In any event, however, a choice to remain part of the Republican Party would not be based on the choices made by one member of the party: Our decision to leave was based on a craven leadership that continued (and still continues) to get worse. If the party were led by men like Cristie, I doubt we would have been forced out. That doesn't mean Cristie will have my vote in 2016 or any other time.

“Together for 24, legal for 5”

Since: Sep 07

Littleton, NH

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#6
Mar 5, 2013
 

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Otter in the Ozarks wrote:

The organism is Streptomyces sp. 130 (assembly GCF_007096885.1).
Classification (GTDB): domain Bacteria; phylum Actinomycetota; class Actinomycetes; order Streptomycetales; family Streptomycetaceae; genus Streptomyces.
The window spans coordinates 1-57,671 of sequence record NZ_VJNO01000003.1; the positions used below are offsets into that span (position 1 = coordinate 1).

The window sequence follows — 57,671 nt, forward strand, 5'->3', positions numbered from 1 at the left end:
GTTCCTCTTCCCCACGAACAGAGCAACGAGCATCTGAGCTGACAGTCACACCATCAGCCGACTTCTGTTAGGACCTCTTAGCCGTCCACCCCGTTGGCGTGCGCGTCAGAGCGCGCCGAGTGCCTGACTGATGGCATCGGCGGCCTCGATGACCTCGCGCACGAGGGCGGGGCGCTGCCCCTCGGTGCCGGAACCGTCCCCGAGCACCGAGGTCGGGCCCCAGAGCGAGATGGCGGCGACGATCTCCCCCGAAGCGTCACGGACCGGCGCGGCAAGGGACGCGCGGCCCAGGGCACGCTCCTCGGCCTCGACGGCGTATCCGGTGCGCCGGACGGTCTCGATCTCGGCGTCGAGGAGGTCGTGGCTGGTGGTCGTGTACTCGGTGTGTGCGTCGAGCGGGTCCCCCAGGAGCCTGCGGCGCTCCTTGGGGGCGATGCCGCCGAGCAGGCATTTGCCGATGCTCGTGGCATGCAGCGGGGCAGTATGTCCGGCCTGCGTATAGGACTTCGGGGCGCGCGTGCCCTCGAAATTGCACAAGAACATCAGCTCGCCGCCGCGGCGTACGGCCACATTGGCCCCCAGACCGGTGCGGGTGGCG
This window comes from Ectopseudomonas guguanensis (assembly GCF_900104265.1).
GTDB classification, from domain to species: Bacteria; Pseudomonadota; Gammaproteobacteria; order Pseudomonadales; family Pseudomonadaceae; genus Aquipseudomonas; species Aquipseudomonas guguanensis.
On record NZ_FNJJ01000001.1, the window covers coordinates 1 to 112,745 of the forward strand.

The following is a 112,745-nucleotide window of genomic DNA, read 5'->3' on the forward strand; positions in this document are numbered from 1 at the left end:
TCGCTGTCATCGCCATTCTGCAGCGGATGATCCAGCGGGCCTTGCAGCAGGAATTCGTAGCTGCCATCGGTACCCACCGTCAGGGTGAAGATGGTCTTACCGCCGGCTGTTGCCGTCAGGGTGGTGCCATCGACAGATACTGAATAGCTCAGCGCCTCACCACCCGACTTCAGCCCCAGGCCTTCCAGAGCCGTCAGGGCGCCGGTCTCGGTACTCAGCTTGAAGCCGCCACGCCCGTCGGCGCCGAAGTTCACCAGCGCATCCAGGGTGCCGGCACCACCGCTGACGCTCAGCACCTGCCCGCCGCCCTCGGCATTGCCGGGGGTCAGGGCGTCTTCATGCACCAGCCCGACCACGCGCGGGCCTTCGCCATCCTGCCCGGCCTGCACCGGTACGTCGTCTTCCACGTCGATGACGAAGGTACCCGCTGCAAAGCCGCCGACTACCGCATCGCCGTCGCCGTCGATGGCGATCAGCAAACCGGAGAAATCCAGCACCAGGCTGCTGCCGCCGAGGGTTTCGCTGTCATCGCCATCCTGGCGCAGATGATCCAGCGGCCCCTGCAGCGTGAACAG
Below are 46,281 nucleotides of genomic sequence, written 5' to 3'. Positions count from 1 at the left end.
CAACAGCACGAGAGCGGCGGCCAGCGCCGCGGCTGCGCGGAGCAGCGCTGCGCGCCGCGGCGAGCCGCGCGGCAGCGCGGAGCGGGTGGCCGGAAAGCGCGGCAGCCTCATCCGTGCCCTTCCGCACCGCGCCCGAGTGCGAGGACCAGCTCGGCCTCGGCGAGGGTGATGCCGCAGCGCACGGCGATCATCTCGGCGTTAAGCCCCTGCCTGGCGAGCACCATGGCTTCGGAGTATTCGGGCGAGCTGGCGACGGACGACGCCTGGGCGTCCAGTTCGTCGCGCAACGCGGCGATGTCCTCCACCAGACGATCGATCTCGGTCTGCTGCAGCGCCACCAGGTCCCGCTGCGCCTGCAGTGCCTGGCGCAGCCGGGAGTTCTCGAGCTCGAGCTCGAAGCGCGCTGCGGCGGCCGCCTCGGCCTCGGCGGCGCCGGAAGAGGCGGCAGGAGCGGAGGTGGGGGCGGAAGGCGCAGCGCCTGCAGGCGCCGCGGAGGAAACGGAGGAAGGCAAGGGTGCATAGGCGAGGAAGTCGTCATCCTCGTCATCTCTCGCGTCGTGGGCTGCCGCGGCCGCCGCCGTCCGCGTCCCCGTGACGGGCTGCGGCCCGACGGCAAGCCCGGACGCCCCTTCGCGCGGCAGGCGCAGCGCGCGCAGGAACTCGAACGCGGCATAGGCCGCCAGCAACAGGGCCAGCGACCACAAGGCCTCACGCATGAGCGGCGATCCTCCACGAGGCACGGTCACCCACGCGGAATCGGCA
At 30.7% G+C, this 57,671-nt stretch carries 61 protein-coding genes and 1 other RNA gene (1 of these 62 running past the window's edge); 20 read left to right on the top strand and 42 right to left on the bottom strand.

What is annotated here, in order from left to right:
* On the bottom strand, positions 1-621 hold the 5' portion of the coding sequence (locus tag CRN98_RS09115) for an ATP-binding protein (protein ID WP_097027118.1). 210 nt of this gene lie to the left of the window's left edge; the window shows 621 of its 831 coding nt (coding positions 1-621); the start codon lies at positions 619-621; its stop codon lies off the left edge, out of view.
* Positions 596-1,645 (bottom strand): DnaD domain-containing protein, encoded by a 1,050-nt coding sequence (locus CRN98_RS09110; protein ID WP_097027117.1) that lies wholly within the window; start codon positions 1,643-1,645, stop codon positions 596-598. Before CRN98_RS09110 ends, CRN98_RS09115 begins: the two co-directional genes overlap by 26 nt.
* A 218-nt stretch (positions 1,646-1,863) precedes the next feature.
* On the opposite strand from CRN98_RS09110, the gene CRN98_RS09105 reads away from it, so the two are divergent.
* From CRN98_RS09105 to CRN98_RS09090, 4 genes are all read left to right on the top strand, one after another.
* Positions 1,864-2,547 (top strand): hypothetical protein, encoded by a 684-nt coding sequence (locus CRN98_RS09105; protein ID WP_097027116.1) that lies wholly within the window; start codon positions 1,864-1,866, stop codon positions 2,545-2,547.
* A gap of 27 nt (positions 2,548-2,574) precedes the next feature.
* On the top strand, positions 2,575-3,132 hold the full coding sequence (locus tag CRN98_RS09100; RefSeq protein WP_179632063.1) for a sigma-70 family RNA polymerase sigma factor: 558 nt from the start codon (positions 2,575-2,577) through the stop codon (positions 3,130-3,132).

<quoted text>
I feel exactly as you do.
And I might add: although I am delighted that the neocons and faux religious right conservatives continue to throw themselves on their own swords with suicidal intent, I hope that there are enough moderate Republicans left standing in the end to hold the GOP together. Our country needs at least two viable political parties to maintain some semblance of ideological balance.
I would prefer that the GOP self-destruct and a whole new party emerge. It could be composed of conservative Democrats, Libertarians [but not Ron Paul "libertarians," PLEASE!], and what's left of the moderate Republicans. Right now, America has a far right (as in right of Mars) party and a center-right party whose majority is center-left. I'd like to see a real right and left.

America seemed to run much better when the left was looney than now when the right is looney.
serfs up

Daytona Beach, FL

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#7
Mar 5, 2013